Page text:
Join me today in welcoming author and blogger Robbie Cheadle to the guest post stage. In this write-up, Robbie explains how her blog Robbie’s Inspiration came to be, as well as chatting about her new website Bake and Write. You may recall her guest post last year about the dangers of over-exercising. Welcome back, Robbie! Let’s give her our attention now:
Our sleep needs vary quite a bit. For most of us, it’s around eight hours a night. You might find that you need more and don’t feel quite right after only eight hours, which is also totally normal. Or, you may have a rare genetic mutation which means that you only need six hours a night and can function perfectly well long-term.
Most of us can cope with a few small variations. The odd late night might leave you a little tired and grumpy or have not affect at all. As long as you go back to eight hours as soon as you can, it won’t do any harm. You might also find that you have the odd catch-up. After a busy week, a few sleepless nights or a heavy workout session you might find that you sleep for over ten hours in one night. As a one-off, this is also fine. It’s just your body’s way of telling you that a little extra rest is necessary and it’s taking the chance to catch up when it can. However, if this starts happening regularly for no clear reason and you struggle to open your eyes after a solid eight hours, you should see your GP as it might be a sign of an underlying health condition.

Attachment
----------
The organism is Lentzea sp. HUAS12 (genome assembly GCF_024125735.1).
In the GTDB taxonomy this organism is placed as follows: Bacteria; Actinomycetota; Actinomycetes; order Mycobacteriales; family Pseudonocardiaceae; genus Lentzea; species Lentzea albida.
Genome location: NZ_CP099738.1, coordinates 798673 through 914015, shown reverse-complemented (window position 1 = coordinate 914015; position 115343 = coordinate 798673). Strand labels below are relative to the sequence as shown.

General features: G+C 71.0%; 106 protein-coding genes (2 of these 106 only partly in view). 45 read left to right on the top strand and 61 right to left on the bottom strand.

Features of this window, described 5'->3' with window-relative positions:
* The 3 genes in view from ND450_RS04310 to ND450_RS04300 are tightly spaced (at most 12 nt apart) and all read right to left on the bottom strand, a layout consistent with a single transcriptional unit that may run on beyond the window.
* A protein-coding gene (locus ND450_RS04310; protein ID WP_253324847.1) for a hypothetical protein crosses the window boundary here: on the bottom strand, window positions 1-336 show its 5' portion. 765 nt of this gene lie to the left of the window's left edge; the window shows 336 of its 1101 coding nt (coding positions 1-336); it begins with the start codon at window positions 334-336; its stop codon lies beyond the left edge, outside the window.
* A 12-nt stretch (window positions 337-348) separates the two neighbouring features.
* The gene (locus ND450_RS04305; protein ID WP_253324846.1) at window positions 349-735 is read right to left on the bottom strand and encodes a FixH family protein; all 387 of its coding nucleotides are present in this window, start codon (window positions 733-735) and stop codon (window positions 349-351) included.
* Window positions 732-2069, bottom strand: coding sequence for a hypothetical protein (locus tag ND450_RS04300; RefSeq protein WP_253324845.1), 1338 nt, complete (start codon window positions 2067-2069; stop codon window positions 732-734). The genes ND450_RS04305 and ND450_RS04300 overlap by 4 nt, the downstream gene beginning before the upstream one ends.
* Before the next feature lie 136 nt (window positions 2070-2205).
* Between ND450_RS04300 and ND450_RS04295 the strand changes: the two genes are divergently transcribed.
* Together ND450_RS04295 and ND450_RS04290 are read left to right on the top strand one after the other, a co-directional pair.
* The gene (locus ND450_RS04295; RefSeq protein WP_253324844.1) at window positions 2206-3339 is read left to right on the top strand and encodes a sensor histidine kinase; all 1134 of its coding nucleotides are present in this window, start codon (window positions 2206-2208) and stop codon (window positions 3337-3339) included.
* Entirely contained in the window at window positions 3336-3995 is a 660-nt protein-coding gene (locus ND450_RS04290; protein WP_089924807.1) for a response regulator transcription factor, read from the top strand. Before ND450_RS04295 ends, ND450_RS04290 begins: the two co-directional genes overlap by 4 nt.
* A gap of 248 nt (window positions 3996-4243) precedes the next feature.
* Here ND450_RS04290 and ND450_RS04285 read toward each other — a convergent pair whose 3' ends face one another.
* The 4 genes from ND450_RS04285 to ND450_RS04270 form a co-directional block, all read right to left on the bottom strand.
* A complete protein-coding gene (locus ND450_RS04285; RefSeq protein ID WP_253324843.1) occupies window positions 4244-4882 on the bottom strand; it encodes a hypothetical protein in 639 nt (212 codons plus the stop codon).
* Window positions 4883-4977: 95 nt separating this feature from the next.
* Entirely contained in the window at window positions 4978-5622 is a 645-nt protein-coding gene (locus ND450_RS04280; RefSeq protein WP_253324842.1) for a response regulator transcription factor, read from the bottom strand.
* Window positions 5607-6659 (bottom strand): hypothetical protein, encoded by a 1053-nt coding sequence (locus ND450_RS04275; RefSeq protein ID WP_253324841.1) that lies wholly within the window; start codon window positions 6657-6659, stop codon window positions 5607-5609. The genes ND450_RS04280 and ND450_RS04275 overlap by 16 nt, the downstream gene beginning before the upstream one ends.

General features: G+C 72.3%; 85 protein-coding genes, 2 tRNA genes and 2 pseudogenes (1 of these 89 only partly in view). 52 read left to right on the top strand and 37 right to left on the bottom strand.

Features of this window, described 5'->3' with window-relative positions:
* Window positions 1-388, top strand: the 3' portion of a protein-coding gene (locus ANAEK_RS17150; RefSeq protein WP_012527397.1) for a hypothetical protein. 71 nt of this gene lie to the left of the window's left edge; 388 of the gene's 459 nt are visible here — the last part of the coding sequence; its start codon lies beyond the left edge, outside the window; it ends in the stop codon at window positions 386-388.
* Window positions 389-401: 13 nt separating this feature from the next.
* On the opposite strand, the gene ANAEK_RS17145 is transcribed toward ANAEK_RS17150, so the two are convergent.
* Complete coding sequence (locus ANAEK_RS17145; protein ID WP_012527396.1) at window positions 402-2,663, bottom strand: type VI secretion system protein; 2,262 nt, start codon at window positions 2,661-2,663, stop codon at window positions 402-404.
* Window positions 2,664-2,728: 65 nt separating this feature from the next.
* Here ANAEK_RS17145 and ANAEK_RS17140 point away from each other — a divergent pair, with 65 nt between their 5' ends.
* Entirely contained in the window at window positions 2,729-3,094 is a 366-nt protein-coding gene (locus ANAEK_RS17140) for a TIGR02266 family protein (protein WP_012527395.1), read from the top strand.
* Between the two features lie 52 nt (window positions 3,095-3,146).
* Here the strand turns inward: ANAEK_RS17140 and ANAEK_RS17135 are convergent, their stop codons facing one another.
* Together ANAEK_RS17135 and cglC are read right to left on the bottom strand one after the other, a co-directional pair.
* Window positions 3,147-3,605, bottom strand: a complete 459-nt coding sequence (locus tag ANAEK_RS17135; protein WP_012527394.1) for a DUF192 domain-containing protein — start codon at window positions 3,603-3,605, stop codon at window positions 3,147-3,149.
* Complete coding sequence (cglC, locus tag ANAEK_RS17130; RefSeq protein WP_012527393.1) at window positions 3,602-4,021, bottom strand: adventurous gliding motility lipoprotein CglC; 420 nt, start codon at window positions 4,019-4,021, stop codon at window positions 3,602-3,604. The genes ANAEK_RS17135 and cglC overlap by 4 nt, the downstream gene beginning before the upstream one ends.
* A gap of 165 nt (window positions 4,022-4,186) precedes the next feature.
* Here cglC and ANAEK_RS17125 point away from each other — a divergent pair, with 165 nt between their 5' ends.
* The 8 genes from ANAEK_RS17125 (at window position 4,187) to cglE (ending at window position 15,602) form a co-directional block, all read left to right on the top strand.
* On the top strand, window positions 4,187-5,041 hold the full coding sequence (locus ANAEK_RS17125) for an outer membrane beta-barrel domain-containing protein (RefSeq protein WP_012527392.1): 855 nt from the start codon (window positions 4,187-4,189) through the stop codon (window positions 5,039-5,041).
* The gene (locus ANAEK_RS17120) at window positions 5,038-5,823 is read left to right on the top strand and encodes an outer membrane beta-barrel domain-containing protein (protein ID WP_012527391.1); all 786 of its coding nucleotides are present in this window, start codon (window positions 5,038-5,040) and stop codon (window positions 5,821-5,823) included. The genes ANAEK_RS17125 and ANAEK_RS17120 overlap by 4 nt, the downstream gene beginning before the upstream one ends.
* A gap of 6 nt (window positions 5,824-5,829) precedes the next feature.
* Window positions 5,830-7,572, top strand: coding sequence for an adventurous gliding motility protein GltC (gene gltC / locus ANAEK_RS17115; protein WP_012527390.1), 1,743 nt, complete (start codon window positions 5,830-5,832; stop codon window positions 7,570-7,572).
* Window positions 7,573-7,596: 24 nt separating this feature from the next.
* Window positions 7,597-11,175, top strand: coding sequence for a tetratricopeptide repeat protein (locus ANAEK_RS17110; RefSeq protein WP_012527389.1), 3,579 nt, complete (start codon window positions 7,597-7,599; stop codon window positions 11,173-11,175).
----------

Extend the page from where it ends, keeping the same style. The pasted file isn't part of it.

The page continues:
So, sleep is important, and if you are struggling to get enough, it’s a good idea to try some home remedies like CBT for insomnia, warm drinks before bed, cutting caffeine and sugar later in the day or increasing your activity levels. But, why is sleep so important? What are the real benefits of a good night’s sleep? Spoiler alert, there’s probably a lot more to it than you think. Let’s look at eight of the benefits of a good night’s sleep.